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  1. Improving the School Nutrition Environment Tanisha D. Belton, MPH student Walden University PUBH 6165-2 Instructor: Dr. Rebecca Heick Winter 2010

  2. Learning Objectives • Understand the problems associated with lack of adequate school nutrition • Policies in place to address the issue • Current programs • Challenges faced • What role can you play?

  3. Introduction • Childhood obesity is a growing problem • 15% of children and teens ages 6 to 19 are overweight • 15% are at risk of becoming overweight Reference: Centers for Disease Control and Prevention (CDC) (2004). Overweight Among U.S. Children and Adolescents. National Health and Nutrition Examination Survey. Retrieved on January 20, 2010 from http://www.cdc.gov/nchs/data/nhanes/databriefs/overwght.pdf

  4. Primary and Secondary School Nutrition • Time for developing dietary habits • Harder to change once in middle school • Children obtain about one-third of their total daily energy requirements at school • Should expend 50% of daily energy expenditure References: Eliassen, E.,Wilson, M. (2007) Selecting Appropriate Elementary Nutrition Education Resources. American Journal of Health Studies, Vol. 22, Issue 4 Metos, J., Nanney, M. (September 2007). The Strength of School Wellness Policies: One State’s Experience. Journal of School Health, Vol. 77, No. 7

  5. Policy Implementation • The Child Nutrition Reauthorization Act (CNRA) of 2004 • Mandated local education agencies to adopt and implement local wellness policies • Limited funding • Not made a priority References : Metos, J., Nanney, M. (September 2007). The Strength of School Wellness Policies: One State’s Experience. Journal of School Health, Vol. 77, No. 7 Stahlberg, A., Howley, N., Luscri, L. (October 2008). A National Snapshot of Local School Wellness Policies. Journal of School Health, Vol. 78, No. 10

  6. Current Programs • Texas Public School Nutrition Policy • Changes in foods served to students • Utah School Districts • 78% followed federal guidelines • 22% did not follow guidelines for competitive foods References: Metos, J., Nanney, M. (September 2007). The Strength of School Wellness Policies: One State’s Experience. Journal of School Health, Vol. 77, No. 7 Cullen, K., Watson, K. (April 2009) The Impact of the Texas Public School Nutrition Policy on Student Food Selection and Sales in Texas. American Journal of Public Health, Vol. 99 No. 4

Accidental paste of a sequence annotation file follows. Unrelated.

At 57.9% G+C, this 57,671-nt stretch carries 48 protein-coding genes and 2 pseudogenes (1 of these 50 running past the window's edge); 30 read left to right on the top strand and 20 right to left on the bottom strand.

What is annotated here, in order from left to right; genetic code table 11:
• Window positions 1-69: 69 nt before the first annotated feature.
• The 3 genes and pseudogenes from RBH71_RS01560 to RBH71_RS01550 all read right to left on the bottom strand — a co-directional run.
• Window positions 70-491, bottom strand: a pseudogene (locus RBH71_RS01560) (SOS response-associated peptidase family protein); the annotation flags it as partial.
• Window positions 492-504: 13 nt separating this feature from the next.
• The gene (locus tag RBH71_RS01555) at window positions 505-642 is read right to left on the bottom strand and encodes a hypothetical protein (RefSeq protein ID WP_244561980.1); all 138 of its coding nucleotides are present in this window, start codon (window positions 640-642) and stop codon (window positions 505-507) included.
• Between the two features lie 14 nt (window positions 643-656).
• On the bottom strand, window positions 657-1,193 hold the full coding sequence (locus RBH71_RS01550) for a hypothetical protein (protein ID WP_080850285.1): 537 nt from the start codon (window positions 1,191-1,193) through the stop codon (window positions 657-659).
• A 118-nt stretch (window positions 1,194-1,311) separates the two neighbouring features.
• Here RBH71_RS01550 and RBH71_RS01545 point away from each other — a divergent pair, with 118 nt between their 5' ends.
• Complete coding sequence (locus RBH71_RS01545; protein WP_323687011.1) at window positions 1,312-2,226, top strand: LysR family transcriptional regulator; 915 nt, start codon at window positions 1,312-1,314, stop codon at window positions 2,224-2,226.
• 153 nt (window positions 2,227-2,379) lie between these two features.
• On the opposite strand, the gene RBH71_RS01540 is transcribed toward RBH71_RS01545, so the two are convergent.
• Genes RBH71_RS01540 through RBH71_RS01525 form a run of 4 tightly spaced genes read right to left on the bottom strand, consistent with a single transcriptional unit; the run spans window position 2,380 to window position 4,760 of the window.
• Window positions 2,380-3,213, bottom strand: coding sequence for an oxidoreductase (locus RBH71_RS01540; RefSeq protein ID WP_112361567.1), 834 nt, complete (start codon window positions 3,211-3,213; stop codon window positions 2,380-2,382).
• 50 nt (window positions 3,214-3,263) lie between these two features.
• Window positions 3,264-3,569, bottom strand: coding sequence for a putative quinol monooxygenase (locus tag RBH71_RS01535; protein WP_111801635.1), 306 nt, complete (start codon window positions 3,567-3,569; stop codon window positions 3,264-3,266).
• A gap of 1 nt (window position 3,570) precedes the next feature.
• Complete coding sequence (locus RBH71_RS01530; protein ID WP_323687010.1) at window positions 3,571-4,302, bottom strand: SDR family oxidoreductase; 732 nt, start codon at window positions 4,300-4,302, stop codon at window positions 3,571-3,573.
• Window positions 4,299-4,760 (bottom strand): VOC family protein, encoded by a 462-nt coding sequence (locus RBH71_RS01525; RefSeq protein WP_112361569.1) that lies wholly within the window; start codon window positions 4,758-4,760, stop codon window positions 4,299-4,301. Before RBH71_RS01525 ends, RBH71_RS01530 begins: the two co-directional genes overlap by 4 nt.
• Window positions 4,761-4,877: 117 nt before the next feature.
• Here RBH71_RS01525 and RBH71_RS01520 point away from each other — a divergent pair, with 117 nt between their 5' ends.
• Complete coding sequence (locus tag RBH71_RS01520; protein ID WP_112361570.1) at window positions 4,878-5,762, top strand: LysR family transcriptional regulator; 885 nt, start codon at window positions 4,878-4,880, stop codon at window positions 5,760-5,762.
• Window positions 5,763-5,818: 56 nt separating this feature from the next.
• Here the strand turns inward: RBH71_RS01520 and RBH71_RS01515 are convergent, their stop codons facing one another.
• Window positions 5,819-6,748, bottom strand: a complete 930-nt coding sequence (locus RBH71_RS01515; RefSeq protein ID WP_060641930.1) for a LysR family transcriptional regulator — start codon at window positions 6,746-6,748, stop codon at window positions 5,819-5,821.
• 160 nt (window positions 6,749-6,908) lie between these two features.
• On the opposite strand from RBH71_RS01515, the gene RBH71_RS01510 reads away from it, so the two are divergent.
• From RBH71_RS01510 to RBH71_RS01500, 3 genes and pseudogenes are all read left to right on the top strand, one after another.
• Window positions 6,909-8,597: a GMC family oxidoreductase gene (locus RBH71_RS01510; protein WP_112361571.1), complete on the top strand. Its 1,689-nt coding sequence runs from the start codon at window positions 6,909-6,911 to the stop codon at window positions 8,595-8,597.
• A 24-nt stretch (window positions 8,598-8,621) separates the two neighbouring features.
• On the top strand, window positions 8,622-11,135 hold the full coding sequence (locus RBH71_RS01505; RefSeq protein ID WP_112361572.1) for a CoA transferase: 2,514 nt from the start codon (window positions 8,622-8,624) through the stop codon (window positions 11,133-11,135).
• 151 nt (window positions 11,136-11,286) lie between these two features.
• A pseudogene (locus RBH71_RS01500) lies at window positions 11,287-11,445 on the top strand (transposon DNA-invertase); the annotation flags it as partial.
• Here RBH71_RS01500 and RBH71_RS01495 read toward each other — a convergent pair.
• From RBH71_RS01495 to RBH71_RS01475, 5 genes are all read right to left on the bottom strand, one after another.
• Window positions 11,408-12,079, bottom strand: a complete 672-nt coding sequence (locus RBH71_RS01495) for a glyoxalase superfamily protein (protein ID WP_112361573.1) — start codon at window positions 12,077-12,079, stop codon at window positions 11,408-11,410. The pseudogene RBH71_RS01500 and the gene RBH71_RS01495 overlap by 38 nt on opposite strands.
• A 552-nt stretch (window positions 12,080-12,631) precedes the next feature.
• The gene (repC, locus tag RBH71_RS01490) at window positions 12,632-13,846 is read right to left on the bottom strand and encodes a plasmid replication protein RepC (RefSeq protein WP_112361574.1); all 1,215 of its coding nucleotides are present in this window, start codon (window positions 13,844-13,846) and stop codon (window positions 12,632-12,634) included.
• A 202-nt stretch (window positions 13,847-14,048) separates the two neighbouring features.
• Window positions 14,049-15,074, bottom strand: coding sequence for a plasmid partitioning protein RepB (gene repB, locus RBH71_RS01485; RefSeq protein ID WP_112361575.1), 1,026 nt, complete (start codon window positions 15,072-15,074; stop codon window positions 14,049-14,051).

7. Challenges • Lack of support • Board members • Administrators • Parents and Students • Limited funding References: Brown, K., McCormack, A., Tabia H., Pitt, S., McDermott, R., Berends, V., Agron, P., Purcell, A. (February 2004) California School Board Members' Perceptions of Factors Influencing School Nutrition Policy: Journal of School Health, Vol. 74, Issue 2 Greves, H.M., Rivara, F. (January 3, 2006). Report card on school snack food policies among the United States' largest school  districts in 2004–2005: Room for improvement. International Journal of Behavioral Nutrition and Physical Activity, 3:1

  8. Recommendations for action • Increase the amount of healthy alternatives • Make food accessible and attractive • Encourage increased consumption of fruits & vegetables References: O'Toole, T. P., Anderson, S., Miller, C., Guthrie, J. (October 2007).Nutrition Services and Foods and Beverages Available at School: Results From the School Health Policies and Programs Study 2006. Journal of School Health, Vol. 77, Issue 8

  9. Summary • Policies are in place • Support is needed! • Make your voice count!

  10. Further Readings • School Nutrition Association www.schoolnutrition.org • Action for Healthy Kids www.actionforhealthykids.org • US Department of Agriculture (USDA) www.usda.gov • Pennsylvania School Food Service Association www.snapa.org • The Food Trust www.thefoodtrust.org

  11. Thank you!

  12. References Brown, K., McCormack, A., Tabia H., Pitt, S., McDermott, R., Berends, V., Agron, P., Purcell, A. (February 2004) California School Board Members' Perceptions of Factors Influencing School Nutrition Policy: Journal of School Health, Vol. 74, Issue 2 Centers for Disease Control and Prevention (CDC) (2004). Overweight Among U.S. Children and Adolescents. National Health and Nutrition Examination Survey. Retrieved on January 20, 2010 from http://www.cdc.gov/nchs/data/nhanes/databriefs/overwght.pdf Cullen, K., Watson, K. (April 2009) The Impact of the Texas Public School Nutrition Policy on Student Food Selection and Sales in Texas. American Journal of Public Health, Vol. 99 No. 4 Eliassen, E.,Wilson, M. (2007) Selecting Appropriate Elementary Nutrition Education Resources. American Journal of Health Studies, Vol. 22, Issue 4 Greves, H.M., Rivara, F. (January 3, 2006). Report card on school snack food policies among the United States' largest school  districts in 2004–2005: Room for improvement. International Journal of Behavioral Nutrition and Physical Activity, 3:1 Metos, J., Nanney, M. (September 2007). The Strength of School Wellness Policies: One State’s Experience. Journal of School Health, Vol. 77, No. 7 O'Toole, T. P., Anderson, S., Miller, C., Guthrie, J. (October 2007).Nutrition Services and Foods and Beverages Available at School: Results From the School Health Policies and Programs Study 2006. Journal of School Health, Vol. 77, Issue 8 Stahlberg, A., Howley, N., Luscri, L. (October 2008). A National Snapshot of Local School Wellness Policies. Journal of School Health, Vol. 78, No. 10